"Yes." Mrs. Brewster spoke in a chatty impersonal manner. "I
have been with them since the first of the month."

"Did you attend the Grosvenor dance?" asked the coroner.

"No; the affair was only given for the debutantes of last fall and
did not include married people," she explained. "It was a warm
night and Colonel McIntyre asked Mr. Benjamin Clymer, who was
dining with him, and me, to go for a motor ride, leaving Barbara
at the Grosvenors' en route. We did so, returning to the house
about eleven o'clock, and sat talking until about midnight in the
reception room, then Colonel McIntyre drove Mr. Clymer home, and
I went to my room."

"Were you awakened by any noises during the night?" inquired
Penfield.

"No; I heard no noises." Mrs. Brewster's charming smile was
infectious.

"When did you first learn of the supposed burglary and the death
of James Turnbull?"

"The McIntyre twins told me about the tragedy on their return from
the police court," answered Mrs. Brewster, and settled herself a
little more comfortably in the witness chair.

"When you were in the reception room, Mrs. Brewster " - Penfield
paused and studied his notes a second -" did you observe if the
window was open or closed?"

"It was not open when we entered," she responded. "But the air in
the room was stuffy and at my request Mr. Clymer raised the window."

"Did he close it later?"

She considered the question. "I really do not recall," she admitted
finally. Her eyes strayed toward the door through which she had
entered, and Penfield answered her unspoken thought.

"Just one more question," he said hurriedly. "Did you see the dogs
on Monday night?"

"Yes. I heard them scratching at the door leading to the basement
as I went upstairs, and so I turned around and went down and opened
the door and let them run down into the cellar."

Penfield snapped shut his notebook. "I am greatly obliged, Mrs.
Brewster; we will not detain you longer."

The morgue master stepped forward and helped the pretty widow down
from the platform.

"Colonel McIntyre is here now," he told the coroner.

"Ah, then bring him in," and Penfield, while awaiting the arrival
of the new witness, straightened the papers on his desk.

McIntyre looked straight ahead of him as he walked down the room
and stood frowning heavily while the oath was being administered,
but his manner, when the coroner addressed him, had regained all
the suavity and polish which had first captivated Washington
society.

"I have been a resident of Washington for about five years," he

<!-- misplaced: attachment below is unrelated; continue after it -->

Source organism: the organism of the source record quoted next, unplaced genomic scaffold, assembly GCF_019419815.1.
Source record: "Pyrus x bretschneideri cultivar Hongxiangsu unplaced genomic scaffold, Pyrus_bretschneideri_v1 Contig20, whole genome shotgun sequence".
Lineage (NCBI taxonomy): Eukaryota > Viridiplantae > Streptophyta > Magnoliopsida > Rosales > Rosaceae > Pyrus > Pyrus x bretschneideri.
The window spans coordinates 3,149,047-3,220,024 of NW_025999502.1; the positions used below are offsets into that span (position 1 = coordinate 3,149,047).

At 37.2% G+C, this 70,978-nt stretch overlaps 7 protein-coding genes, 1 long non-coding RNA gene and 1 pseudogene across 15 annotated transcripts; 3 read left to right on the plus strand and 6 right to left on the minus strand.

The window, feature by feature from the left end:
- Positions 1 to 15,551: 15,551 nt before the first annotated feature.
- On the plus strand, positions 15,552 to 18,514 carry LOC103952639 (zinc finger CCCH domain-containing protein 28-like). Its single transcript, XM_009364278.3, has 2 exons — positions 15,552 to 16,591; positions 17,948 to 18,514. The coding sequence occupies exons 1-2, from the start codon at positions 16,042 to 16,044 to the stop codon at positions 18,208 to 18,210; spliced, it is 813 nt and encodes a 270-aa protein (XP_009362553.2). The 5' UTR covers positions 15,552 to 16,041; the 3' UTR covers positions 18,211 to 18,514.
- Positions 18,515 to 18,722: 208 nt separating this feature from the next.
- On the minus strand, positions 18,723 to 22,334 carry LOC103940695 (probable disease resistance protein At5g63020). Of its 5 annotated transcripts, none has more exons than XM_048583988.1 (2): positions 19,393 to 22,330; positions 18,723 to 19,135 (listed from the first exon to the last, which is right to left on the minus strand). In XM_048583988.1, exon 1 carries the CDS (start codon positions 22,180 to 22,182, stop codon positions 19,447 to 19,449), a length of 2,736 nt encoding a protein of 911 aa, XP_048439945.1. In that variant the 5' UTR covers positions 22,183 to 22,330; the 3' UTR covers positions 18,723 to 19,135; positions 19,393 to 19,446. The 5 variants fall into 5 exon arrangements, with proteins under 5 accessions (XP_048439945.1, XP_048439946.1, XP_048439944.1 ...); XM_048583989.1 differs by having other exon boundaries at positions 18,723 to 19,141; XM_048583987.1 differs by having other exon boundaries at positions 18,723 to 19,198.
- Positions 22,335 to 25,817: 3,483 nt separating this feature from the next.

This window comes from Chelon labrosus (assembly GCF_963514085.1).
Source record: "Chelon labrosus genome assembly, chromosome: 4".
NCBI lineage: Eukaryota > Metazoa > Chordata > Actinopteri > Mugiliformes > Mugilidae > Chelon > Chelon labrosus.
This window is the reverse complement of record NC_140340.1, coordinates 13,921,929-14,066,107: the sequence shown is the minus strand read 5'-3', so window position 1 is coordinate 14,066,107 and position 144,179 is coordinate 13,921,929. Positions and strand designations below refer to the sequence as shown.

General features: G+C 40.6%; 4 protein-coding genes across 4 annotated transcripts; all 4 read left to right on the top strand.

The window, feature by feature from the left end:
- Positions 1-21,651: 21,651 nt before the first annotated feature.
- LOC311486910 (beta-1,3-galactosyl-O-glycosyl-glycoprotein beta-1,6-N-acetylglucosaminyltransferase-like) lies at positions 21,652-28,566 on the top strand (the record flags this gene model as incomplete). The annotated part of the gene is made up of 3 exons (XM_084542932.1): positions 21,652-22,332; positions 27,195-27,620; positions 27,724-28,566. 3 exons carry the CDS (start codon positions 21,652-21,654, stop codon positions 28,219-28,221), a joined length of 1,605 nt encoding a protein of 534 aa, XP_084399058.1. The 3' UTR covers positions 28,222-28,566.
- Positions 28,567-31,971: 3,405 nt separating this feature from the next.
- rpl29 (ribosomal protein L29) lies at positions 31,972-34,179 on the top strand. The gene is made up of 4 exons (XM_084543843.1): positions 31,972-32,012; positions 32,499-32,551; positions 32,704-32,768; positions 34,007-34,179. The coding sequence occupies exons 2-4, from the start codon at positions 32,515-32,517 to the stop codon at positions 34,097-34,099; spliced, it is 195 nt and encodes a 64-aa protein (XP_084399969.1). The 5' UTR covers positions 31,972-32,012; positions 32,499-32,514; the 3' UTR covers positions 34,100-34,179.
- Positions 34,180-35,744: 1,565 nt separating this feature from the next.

said in answer to the coroner's question. "My daughters attended
school here after their return from Paris, where they were in a
convent for four years. They made their debut last November at our
home in this city."

"Were you aware of the wager between your daughter Barbara and James
Turnbull?" asked Penfield.

"I heard of it Sunday afternoon but paid little attention," admitted
McIntyre. "My daughter Barbara's vagaries I seldom take seriously."

"Was Mr. Turnbull a frequent visitor at your house?"

"Oh, yes."

"Was he engaged to your daughter Helen?"

"No." McIntyre's denial was prompt and firmly spoken. Penfield
and Kent, from his new seat nearer the platform, watched the
colonel narrowly, but learned nothing from his expression.

"I have heard otherwise," observed the coroner dryly.

"You have been misinformed," McIntyre's manner was short. "I
would suggest, Mr. Coroner, that you confine your questions and
conjectures to matters pertinent to this inquiry."

Penfield flushed as one of the jurors snickered, but he did not
repeat his previous question, asking instead, "Was there good
feeling between you and Mr. Turnbull?"

"I never quarreled with him," replied McIntyre. "I really saw
little of him as, whenever he called at the house, he came to see
one or the other of my daughters, or both."

"When did you last see Mr. Turnbull?" inquired Penfield.

"He was at the house on Sunday and I had quite a talk with him,"
McIntyre leaned back in his chair and regarded the neat crease in
his trousers with critical eyes. "I last saw Turnbull going out
of the street door."

"Were you disturbed by the burglar's entrance on Monday night?"

McIntyre shook his head. "I am a heavy sleeper," he said. "I
regret very much that my daughter Helen did not at once awaken me
on finding the burglar, as she supposed, hiding in the closet. I
knew nothing of the affair until Grimes informed me of it, and
only reached the police court in time to bring my daughters home
from the distressing scene following the identification of the dead
burglar as Jimmie Turnbull."

"Colonel McIntyre," Penfield turned over several papers until he
found the one he sought. "Mrs. Brewster has testified that while
you and she were sitting in the reception room, Mr. Clymer opened
the window. Did you close it on leaving the room?"

McIntyre reflected before answering. "I cannot remember doing so,"
he stated finally. "Clymer was in rather a hurry to leave, and
after bidding Mrs. Brewster good night, we went straight out to
the car and I drove him to the Saratoga."